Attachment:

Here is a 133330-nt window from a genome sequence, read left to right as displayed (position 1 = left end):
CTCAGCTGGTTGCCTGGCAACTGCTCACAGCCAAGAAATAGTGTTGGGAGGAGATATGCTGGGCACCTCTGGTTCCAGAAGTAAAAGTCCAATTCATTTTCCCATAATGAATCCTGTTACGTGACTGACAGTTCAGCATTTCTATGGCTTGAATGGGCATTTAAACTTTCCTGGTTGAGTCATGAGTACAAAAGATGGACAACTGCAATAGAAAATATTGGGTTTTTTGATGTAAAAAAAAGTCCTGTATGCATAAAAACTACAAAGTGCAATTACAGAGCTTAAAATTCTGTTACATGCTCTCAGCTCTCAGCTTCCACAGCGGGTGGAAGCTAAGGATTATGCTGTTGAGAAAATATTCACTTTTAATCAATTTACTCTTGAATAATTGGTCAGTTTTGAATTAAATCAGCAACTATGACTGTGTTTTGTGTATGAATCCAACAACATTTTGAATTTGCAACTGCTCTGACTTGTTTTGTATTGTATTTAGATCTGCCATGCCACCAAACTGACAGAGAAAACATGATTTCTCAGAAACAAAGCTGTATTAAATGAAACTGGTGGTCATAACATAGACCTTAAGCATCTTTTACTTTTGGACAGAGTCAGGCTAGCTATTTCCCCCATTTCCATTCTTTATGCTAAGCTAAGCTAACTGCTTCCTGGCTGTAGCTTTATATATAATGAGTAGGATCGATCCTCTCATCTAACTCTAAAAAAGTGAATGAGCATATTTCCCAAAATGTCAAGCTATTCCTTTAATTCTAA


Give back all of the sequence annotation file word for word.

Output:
Here is a 133330-nt window from a genome sequence, read left to right as displayed (position 1 = left end):
CTCAGCTGGTTGCCTGGCAACTGCTCACAGCCAAGAAATAGTGTTGGGAGGAGATATGCTGGGCACCTCTGGTTCCAGAAGTAAAAGTCCAATTCATTTTCCCATAATGAATCCTGTTACGTGACTGACAGTTCAGCATTTCTATGGCTTGAATGGGCATTTAAACTTTCCTGGTTGAGTCATGAGTACAAAAGATGGACAACTGCAATAGAAAATATTGGGTTTTTTGATGTAAAAAAAAGTCCTGTATGCATAAAAACTACAAAGTGCAATTACAGAGCTTAAAATTCTGTTACATGCTCTCAGCTCTCAGCTTCCACAGCGGGTGGAAGCTAAGGATTATGCTGTTGAGAAAATATTCACTTTTAATCAATTTACTCTTGAATAATTGGTCAGTTTTGAATTAAATCAGCAACTATGACTGTGTTTTGTGTATGAATCCAACAACATTTTGAATTTGCAACTGCTCTGACTTGTTTTGTATTGTATTTAGATCTGCCATGCCACCAAACTGACAGAGAAAACATGATTTCTCAGAAACAAAGCTGTATTAAATGAAACTGGTGGTCATAACATAGACCTTAAGCATCTTTTACTTTTGGACAGAGTCAGGCTAGCTATTTCCCCCATTTCCATTCTTTATGCTAAGCTAAGCTAACTGCTTCCTGGCTGTAGCTTTATATATAATGAGTAGGATCGATCCTCTCATCTAACTCTAAAAAAGTGAATGAGCATATTTCCCAAAATGTCAAGCTATTCCTTTAATTCTAA